The Way a Wound Becomes a Scar is a brilliantly executed book of poetry by Emily Schulten. Every poem in this collection will elevate a reader’s expectation of what poetry ought to be.
Emily connects family, nature, love, death, and medical procedures into seamless metaphors that will have you crying, cringing, and clapping.
The poem Dialysis is one example of Emily’s extreme honesty, leaving the reader with the feeling of witnessing what Emily and her brother went through.
Before I gave my brother my kidney, they pierced
a hole in the middle of his body, inserted a tube
and left it there. His wife’s yellow mixing bowl
rested between his knees, filling with his vomit
until I emptied and rinsed it, because at first
all the fluid funneled into his stomach
made him sick.
After reading Saltwater I was left with feelings of beauty and sadness. With seemingly effortless writing, Emily ties near tragedy to nature in a way that is rarely seen.
All of the Great Salt Lake could cradle me well enough
to make music of the ringing reminder inside my head,
my surgeon’s words that after all of this my brother may
still wake without my kidney, my body having failed
his failing body.
If you have the pleasure of getting to read the poem Check-in, you’ll likely get a Frankenstein vibe that adds a horror chill to a poem that already gives you phantom pains in your kidneys.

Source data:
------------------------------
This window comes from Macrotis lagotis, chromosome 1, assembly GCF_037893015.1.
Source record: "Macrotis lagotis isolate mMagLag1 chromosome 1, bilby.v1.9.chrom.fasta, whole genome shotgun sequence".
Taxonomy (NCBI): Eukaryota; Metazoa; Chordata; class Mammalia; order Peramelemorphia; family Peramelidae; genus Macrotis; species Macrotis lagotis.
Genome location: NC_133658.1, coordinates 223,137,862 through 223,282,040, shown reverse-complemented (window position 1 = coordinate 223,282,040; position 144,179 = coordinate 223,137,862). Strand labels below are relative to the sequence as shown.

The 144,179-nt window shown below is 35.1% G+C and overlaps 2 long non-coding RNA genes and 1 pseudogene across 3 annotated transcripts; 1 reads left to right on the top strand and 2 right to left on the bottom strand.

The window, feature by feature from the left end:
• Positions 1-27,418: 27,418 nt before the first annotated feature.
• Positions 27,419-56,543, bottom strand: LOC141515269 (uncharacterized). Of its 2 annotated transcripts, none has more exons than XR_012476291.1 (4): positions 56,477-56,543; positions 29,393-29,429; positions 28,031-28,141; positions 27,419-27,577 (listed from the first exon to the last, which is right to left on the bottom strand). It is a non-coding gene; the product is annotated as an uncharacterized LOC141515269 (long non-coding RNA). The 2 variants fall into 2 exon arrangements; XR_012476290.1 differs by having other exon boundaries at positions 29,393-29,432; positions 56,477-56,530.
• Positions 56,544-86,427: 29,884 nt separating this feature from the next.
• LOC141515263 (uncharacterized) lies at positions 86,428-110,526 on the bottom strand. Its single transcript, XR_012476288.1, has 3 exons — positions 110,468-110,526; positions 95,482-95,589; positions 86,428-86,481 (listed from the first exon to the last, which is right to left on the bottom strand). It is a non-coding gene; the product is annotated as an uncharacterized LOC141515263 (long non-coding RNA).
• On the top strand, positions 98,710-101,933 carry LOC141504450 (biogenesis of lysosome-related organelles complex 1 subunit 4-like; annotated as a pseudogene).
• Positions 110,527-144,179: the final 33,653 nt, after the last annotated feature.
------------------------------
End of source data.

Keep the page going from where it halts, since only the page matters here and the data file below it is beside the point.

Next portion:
A team will take the kidney
from the space inside near my womb, they’ll connect it
to the wires in Robbie’s body and flip the switch to make it
work there—electricity buzzing on in a quickly darkening room.
A close friend of mine is dealing with failing kidneys, and as someone who has volunteered to at least be on his donor list, The Way a Wound Becomes a Scar made me think of my life long buddy. Living organ donation is often thought of as a beautiful, wonderful gift from a near angelic, selfless human being in service of someone who can’t live without it. This book of poetry made me witness every side of the process. There are accounts of the illness, what really goes through a donor’s mind, how they feel about losing a part of themselves, how they relate to a lifelong scar, and how they are scared and nervous about what happens next.
There are many other poems that aren’t about kidney donation in this collection, and no matter which work you’re reading, you’ll get a smart metaphor that leaves you with conflicting feelings.
I can’t write this enough. Every single poem is a gut punch of beautiful emotions! This is poetry like nothing I’ve ever read before, and as someone who has been writing the stuff for nearly 30 years, I highly recommend that you too read Emily Schulten’s The Way a Wound Becomes a Scar.
My sister used to say that her daughter, my niece, who had died in her teenage years had become a butterfly. A similar message to this is portrayed in the poem On the Study of Butterflies. The speaker in Emily’s poems comes with experience. She comes with the knowledge of death. She understands how it works, and while she creates beautiful metaphors around it, she doesn’t look for stories to make anyone feel better about death. She puts it out there. She busts myths open, and she makes it real, sometimes painfully real in the most beautiful way.
It became clear that we are all chasing
our own breath, the clock’s flutter,
the sureness of wet earth, and
the chase itself.
If you’re ready to experience a style of poetry that will leave you saying: “WOW,” out loud, check out Emily Schulten’s The Way a Wound Becomes a Scar.